Preventing Summertime Water Damage in Your Home
There’s a big emphasis on water during the summer months—it’s literally all around us, from swimming pools and sprinkler systems, to ever-present water bottles and beyond. Once place you don’t want to see water, however, is pooling on the floor alongside your fridge or cabinets!
Summertime flooding and water damage in Montana is a real thing, and it’s not just the torrential summer storms that bring about water damage in homes: it’s also plumbing fixtures that have finally worn down or compromised. It works like this:
In the olden days, plumbing used to be made with copper or steel, however in recent years, PVC and PEX have replaced these materials because they’re cheaper and offer more versatility. The problem with these plastics, however, is that they tend to experience wear and tear faster—especially at fittings and junctions. In the summer time, the air becomes hot and humid, which causes the materials to expand… and if a fitting is compromised, the expanding plastic could crack or break, causing a leak.
More often than not, compromised plumbing occurs at critical junction points near appliances, since this is where they see the most strain. As a result, your fridge or dishwasher may start pooling water on a particularly hot day! This is a major problem in and of itself… however things can get worse.
If you’re not around to catch a leak right away, your water troubles are going to continue. Pooling in the same area over time means saturation of the material, which can lead to mold growth, among other problems. Worst of all, however, is a leak that affects a wood floor. Wood flooring will warp, bend and even rot if you don’t catch the leak quickly and, as you very well may know, wood isn’t cheap to fix or replace!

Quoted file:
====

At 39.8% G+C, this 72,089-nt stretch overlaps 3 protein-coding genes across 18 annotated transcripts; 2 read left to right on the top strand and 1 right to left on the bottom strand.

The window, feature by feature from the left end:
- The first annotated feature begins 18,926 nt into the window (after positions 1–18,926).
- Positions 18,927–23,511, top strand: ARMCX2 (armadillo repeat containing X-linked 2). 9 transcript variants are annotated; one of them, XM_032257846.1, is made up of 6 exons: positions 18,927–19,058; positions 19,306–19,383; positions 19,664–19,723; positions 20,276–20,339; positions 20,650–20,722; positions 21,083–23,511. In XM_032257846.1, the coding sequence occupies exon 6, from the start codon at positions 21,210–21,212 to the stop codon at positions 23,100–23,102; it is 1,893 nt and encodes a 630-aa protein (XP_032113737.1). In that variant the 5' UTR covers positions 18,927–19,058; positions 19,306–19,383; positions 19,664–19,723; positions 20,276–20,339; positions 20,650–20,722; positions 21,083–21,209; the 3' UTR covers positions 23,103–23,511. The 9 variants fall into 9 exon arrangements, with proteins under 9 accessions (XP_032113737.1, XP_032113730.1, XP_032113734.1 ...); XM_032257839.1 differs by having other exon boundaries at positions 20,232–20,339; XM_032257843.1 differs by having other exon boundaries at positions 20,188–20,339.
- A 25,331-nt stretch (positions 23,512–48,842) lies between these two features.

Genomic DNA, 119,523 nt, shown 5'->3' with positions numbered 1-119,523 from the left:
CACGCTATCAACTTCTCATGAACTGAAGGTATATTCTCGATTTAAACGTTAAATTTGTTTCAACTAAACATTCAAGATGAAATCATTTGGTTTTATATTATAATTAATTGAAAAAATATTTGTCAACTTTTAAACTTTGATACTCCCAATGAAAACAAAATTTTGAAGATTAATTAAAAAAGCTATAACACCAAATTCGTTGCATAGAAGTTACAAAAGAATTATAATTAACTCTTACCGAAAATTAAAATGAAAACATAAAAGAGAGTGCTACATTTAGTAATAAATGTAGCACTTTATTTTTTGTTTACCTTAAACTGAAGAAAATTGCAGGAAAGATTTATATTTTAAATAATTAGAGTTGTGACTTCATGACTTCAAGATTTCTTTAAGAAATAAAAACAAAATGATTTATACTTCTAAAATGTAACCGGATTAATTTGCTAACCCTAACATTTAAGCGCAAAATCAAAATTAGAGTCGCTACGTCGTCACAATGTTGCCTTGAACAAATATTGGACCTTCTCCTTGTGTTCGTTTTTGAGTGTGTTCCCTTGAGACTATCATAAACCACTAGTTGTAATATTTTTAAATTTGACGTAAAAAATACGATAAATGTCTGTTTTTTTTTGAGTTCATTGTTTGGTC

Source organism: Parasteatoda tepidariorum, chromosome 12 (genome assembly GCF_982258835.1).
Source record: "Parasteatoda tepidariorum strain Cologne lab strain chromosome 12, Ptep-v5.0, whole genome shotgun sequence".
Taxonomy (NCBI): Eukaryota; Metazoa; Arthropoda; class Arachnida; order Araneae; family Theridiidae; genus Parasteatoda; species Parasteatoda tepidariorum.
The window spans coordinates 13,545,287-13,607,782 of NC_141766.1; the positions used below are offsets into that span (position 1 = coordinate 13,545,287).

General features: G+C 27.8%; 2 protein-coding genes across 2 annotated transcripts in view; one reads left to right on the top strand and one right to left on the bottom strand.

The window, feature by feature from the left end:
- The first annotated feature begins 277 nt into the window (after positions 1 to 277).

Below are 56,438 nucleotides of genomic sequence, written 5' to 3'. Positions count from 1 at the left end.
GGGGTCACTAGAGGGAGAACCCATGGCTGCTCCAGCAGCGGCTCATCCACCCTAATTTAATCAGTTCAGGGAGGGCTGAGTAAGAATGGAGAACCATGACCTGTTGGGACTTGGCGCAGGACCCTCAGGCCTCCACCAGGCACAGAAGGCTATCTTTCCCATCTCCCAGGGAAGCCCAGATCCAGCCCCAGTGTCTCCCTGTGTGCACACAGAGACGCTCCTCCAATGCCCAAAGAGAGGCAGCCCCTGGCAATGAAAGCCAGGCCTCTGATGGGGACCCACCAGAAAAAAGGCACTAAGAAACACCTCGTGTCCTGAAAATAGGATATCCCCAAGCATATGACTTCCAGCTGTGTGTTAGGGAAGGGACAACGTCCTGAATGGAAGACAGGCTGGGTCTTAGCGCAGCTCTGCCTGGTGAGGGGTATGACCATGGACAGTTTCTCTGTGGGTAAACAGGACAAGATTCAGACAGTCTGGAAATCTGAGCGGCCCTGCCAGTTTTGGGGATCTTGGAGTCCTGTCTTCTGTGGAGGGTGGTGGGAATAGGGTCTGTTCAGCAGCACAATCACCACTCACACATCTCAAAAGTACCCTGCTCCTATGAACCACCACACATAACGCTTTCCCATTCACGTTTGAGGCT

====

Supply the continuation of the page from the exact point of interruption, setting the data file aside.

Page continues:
So what can you do? How do you stop leaks from occurring and what can you do to fix them once you find them? The answer is actually quite simple: inspect your fittings! Go around to your major appliances and known plumbing junctions and make sure everything looks good, is secured tightly and doesn’t show any signs of water or accumulate moisture. If you’re not comfortable doing this, a plumber can absolutely take care of it during a home inspection.
If you find any suspect fittings in your inspection, don’t hesitate in replacing them—it’s better to be safe than sorry. All you’ll need to do is turn off your water, drain any excess water into a bucket, replace the fitting, secure everything back in place and turn your water back on. Again, a plumber can do this for you as well without issue.
Summertime flooding is a real thing, even if it’s not happening in your basement. Make sure you’re avoiding the perils of water damage in Montana by checking your fittings and taking the time to keep a keen eye out for any creeping water. Taking the time to do these simple things could save you big bucks in the long run.